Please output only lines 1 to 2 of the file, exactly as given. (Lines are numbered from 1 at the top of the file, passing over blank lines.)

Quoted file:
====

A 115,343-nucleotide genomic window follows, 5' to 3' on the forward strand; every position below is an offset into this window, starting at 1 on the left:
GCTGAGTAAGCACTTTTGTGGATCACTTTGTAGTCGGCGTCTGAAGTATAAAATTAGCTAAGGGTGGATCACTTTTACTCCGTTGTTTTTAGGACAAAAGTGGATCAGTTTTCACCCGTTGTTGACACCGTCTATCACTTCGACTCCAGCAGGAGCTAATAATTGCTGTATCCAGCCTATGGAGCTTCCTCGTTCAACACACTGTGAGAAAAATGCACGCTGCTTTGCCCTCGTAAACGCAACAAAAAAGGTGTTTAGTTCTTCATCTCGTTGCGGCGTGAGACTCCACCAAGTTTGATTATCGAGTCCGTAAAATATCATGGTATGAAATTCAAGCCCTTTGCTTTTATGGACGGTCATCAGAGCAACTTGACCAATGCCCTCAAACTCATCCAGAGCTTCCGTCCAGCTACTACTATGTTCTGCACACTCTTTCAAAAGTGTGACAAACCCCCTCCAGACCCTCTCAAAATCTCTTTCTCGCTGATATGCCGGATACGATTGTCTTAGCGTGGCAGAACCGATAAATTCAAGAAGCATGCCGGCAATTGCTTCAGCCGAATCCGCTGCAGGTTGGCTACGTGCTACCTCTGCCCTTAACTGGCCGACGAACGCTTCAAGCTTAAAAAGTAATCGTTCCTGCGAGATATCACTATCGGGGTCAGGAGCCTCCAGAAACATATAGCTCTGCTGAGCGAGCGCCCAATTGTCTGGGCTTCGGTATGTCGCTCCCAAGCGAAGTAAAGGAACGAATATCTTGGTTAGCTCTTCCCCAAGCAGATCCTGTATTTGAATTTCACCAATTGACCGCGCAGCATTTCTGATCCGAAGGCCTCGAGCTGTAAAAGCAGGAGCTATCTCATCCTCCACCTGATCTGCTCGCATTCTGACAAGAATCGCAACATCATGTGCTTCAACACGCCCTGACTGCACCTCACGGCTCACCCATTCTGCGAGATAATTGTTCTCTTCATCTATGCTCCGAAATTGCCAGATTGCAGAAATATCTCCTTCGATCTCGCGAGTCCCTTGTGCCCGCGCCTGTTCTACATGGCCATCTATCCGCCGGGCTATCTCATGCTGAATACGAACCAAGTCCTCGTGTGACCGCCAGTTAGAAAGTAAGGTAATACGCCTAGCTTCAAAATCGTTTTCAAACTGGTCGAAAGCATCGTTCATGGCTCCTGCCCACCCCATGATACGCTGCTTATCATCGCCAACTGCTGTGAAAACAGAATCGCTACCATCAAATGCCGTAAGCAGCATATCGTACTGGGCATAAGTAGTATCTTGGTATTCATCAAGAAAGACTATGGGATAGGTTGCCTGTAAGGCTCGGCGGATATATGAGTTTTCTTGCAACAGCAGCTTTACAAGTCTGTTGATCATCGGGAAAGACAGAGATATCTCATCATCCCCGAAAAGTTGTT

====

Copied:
A 115,343-nucleotide genomic window follows, 5' to 3' on the forward strand; every position below is an offset into this window, starting at 1 on the left:
GCTGAGTAAGCACTTTTGTGGATCACTTTGTAGTCGGCGTCTGAAGTATAAAATTAGCTAAGGGTGGATCACTTTTACTCCGTTGTTTTTAGGACAAAAGTGGATCAGTTTTCACCCGTTGTTGACACCGTCTATCACTTCGACTCCAGCAGGAGCTAATAATTGCTGTATCCAGCCTATGGAGCTTCCTCGTTCAACACACTGTGAGAAAAATGCACGCTGCTTTGCCCTCGTAAACGCAACAAAAAAGGTGTTTAGTTCTTCATCTCGTTGCGGCGTGAGACTCCACCAAGTTTGATTATCGAGTCCGTAAAATATCATGGTATGAAATTCAAGCCCTTTGCTTTTATGGACGGTCATCAGAGCAACTTGACCAATGCCCTCAAACTCATCCAGAGCTTCCGTCCAGCTACTACTATGTTCTGCACACTCTTTCAAAAGTGTGACAAACCCCCTCCAGACCCTCTCAAAATCTCTTTCTCGCTGATATGCCGGATACGATTGTCTTAGCGTGGCAGAACCGATAAATTCAAGAAGCATGCCGGCAATTGCTTCAGCCGAATCCGCTGCAGGTTGGCTACGTGCTACCTCTGCCCTTAACTGGCCGACGAACGCTTCAAGCTTAAAAAGTAATCGTTCCTGCGAGATATCACTATCGGGGTCAGGAGCCTCCAGAAACATATAGCTCTGCTGAGCGAGCGCCCAATTGTCTGGGCTTCGGTATGTCGCTCCCAAGCGAAGTAAAGGAACGAATATCTTGGTTAGCTCTTCCCCAAGCAGATCCTGTATTTGAATTTCACCAATTGACCGCGCAGCATTTCTGATCCGAAGGCCTCGAGCTGTAAAAGCAGGAGCTATCTCATCCTCCACCTGATCTGCTCGCATTCTGACAAGAATCGCAACATCATGTGCTTCAACACGCCCTGACTGCACCTCACGGCTCACCCATTCTGCGAGATAATTGTTCTCTTCATCTATGCTCCGAAATTGCCAGATTGCAGAAATATCTCCTTCGATCTCGCGAGTCCCTTGTGCCCGCGCCTGTTCTACATGGCCATCTATCCGCCGGGCTATCTCATGCTGAATACGAACCAAGTCCTCGTGTGACCGCCAGTTAGAAAGTAAGGTAATACGCCTAGCTTCAAAATCGTTTTCAAACTGGTCGAAAGCATCGTTCATGGCTCCTGCCCACCCCATGATACGCTGCTTATCATCGCCAACTGCTGTGAAAACAGAATCGCTACCATCAAATGCCGTAAGCAGCATATCGTACTGGGCATAAGTAGTATCTTGGTATTCATCAAGAAAGACTATGGGATAGGTTGCCTGTAAGGCTCGGCGGATATATGAGTTTTCTTGCAACAGCAGCTTTACAAGTCTGTTGATCATCGGGAAAGACAGAGATATCTCATCATCCCCGAAAAGTTGTT